Rain-soaked and waiting to cheer my wife across the finish line of a half-marathon, I heard these lyrics thumping through the PA system:
So it’s here I stand,
as a broken man,
But I’ve found my friend,
At the curtains of the waterfall.
Now I’m falling down,
Through the crashing sounds.
And you’ve come around,
At the curtains of the waterfall.
And you rushed to me,
And it sets us free.
So I fall to my knees,
At the curtains of the water fall.
Intrigued, I went full-blown millennial, tapped some key words into my phone, and discovered two things. First, I’m woefully behind the times. And, second, these are the culminating lyrics of the multi-platinum, award-winning, smash-hit Geronimo by the Australian band, Sheppard. (Actually, millennials everywhere just said, “You know there’s an app for that.”) Regardless, let’s review those themes once again: brokenness, neediness, salvation through faith in a person (in this case, a love interest), and, then, worship. Wow. That sounds like some really, really good news.
I had a similar thought recently while screening The Lego Movie. Emmet Brickowski, of whom a prophecy was made, is the protagonist and hero. He starts a little slow, but eventually delivers Legoland from an evil tyrant, a superior power who resides in a greater reality. Emmet conquers this seemingly invincible foe by his sacrificial death, his resurrection, and, ultimately, his patient love.
When we see these types of philosophical motifs played out in pop culture, we have a choice. We can assume these writers, knowing well the Christian gospel, are mocking our great Savior whose unfathomable mercy preserves their very ability to mock His goodness. That’s dark and sinister and imminently possible.
Or. We can hope in God.
You see, I have a crazy theory. I wonder if these pop cultural expressions aren’t sinister, but desperate. The writers are not the children, not the grandchildren, but the great-grandchildren of the West’s Cultural Revolution. And far from trashing the Christian worldview, their souls just might be calling out for hope in all their brokenness. They’ve got nothing left to rebel against; secularism has destroyed it all.
Could it be that these cultural expressions are desperate cries for redemption? That the world is enunciating its need for salvation both powerfully and emotionally? And in doing so, they’re simply demonstrating that God created them in His image (Gen. 1), made them uniquely capable of worship (Ps. 147:1), etched eternity into their souls (Ecc. 3:11), and inscribed the law onto their hearts (Rom. 2:15)?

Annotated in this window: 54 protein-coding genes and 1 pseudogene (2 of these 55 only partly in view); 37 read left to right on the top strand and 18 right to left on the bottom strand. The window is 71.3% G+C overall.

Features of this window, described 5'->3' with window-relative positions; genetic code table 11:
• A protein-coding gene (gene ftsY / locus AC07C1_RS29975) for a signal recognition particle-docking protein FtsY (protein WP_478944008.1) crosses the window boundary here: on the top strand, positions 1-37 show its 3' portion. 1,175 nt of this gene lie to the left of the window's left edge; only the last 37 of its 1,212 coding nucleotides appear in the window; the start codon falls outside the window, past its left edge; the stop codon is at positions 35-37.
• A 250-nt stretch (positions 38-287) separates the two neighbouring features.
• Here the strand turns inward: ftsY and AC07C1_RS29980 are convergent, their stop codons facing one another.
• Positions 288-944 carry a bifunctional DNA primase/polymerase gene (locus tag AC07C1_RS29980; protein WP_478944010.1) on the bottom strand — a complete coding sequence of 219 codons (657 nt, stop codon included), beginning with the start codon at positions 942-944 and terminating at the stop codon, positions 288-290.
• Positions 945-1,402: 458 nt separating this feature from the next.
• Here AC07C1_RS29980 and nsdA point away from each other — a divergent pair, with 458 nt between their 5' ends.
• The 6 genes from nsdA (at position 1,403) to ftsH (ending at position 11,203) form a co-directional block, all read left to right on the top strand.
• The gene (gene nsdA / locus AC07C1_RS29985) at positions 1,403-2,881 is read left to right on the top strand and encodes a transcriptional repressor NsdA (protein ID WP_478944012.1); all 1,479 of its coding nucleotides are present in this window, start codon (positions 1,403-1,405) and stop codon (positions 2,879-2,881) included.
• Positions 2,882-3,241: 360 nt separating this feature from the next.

I think Christians are under the mistaken notion that Western civilization at large is still fighting a culture war. In some senses, it is. But a long time ago, secularism declared victory and withdrew from the field. And try as we might to re-engage, they’re unwilling and dismissive.
Could it be that our culture is so post-Christian as to have turned some sort of corner? The gospel is, suddenly and unexpectedly, a new message to most Americans? And like Paul in Acts 17, we can point to various cries for redemption as indicative of a greater heart need?
Eternity is a long time. And we’ll have all eternity to boast in the victory that Jesus already secured over sin and death. So, instead of withdrawing, fighting, or raging, let’s toss out the life-rafts.
Am I suggesting we imbibe popular culture attempting to capitalize on every shred of raw redemptive material? Hardly. The best way to evangelize is to “know nothing … except Jesus Christ and Him crucified” (1 Cor. 2:2). When, however, we encounter these echoes of the greatest story ever told, let’s be ready not to dismiss these people out of bitterness over social decline, but to assume a posture of love, mercy, grace, and pity. It’s a mistake to read the movement of our nation as a whole back into specific individuals.
John Newton wrote so many timeless words. Let’s consider his counsel for Christians on their behavior before a watching world: “[Unbelievers] know that meekness, humility, and love are the characteristics of a Christian temper; … they always expect such dispositions as correspond with the precepts of the gospel. They are quick-sighted to discern when we deviate from such a spirit, and avail themselves of it to justify their contempt of our arguments … If our zeal is embittered by expressions of anger, invective, or scorn, we may think we are doing service of the cause of truth, when in reality we shall only bring it into discredit.”